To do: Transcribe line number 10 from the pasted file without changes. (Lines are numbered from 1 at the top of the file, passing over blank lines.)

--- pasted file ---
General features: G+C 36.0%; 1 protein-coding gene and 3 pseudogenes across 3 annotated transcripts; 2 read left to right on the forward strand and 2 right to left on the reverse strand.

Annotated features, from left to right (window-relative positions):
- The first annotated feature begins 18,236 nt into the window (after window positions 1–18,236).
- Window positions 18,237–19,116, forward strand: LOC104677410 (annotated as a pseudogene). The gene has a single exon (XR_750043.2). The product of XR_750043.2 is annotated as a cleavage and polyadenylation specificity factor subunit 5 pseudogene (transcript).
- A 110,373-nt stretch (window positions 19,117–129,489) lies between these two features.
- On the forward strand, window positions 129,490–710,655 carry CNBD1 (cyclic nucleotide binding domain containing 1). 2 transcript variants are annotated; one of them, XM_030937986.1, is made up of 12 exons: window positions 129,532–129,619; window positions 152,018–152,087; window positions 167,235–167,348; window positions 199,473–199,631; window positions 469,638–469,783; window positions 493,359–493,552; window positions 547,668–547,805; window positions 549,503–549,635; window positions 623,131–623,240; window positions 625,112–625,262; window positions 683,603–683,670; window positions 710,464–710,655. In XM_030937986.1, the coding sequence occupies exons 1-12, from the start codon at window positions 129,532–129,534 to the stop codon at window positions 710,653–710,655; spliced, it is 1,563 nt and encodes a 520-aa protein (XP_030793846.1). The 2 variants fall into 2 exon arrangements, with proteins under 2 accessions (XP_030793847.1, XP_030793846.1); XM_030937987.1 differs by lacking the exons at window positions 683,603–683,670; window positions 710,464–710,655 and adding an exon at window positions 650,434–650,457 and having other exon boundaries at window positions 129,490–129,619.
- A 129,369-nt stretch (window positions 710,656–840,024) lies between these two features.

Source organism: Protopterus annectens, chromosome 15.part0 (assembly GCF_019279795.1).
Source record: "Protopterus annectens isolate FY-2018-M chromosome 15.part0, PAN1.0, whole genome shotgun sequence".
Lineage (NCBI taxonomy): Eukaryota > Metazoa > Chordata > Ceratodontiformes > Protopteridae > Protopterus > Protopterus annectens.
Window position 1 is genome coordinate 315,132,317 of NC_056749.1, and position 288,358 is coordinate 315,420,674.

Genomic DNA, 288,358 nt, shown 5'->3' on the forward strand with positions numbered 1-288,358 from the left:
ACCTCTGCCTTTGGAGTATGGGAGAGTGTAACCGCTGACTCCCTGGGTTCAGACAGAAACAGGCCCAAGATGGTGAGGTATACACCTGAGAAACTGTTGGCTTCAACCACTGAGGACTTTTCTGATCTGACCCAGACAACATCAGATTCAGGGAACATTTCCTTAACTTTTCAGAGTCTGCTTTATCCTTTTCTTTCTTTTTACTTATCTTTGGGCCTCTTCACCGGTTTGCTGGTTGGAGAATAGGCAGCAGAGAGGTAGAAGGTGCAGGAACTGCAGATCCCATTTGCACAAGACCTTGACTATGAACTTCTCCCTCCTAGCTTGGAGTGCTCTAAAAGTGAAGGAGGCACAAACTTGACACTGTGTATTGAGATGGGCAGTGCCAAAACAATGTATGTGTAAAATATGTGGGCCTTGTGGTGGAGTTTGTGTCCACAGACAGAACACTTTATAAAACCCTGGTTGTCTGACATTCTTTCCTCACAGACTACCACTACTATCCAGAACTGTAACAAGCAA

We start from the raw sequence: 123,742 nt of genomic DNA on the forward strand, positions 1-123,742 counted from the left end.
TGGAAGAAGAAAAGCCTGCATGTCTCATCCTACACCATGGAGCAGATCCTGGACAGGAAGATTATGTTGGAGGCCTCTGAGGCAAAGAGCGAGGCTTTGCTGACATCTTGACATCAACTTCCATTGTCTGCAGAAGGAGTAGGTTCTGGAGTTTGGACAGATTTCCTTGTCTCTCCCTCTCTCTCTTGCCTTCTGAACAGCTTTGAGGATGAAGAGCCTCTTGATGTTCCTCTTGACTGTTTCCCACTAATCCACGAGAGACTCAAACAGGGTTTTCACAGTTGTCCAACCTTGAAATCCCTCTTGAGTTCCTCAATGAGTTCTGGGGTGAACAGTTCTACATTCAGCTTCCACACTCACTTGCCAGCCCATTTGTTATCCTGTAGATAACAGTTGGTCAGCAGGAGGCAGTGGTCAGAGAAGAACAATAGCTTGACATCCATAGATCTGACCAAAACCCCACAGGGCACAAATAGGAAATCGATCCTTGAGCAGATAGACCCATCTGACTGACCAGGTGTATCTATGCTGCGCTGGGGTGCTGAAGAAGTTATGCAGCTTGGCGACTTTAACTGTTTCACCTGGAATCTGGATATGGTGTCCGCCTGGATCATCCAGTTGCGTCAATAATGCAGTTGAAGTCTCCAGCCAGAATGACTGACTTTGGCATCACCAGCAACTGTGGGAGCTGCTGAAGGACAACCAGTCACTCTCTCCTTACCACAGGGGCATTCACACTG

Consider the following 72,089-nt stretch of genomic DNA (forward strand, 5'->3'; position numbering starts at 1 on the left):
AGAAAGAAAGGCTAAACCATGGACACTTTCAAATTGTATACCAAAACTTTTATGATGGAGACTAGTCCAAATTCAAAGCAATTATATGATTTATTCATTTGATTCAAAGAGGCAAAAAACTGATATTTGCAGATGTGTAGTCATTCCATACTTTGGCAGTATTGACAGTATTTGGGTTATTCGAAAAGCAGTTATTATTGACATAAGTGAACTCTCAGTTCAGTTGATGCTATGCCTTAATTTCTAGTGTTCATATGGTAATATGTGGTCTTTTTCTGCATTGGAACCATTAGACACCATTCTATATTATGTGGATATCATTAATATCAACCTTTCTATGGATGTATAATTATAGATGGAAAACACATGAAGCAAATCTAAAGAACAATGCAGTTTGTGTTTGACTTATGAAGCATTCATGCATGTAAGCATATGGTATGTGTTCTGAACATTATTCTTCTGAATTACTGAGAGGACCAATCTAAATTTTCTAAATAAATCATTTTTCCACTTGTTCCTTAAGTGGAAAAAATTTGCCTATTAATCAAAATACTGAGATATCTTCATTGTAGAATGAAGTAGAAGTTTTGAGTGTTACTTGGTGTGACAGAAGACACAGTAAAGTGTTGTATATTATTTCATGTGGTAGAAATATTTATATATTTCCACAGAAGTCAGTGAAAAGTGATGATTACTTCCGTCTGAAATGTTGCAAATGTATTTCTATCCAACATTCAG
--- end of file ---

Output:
Lineage (NCBI taxonomy): Eukaryota > Metazoa > Chordata > Ceratodontiformes > Protopteridae > Protopterus > Protopterus annectens.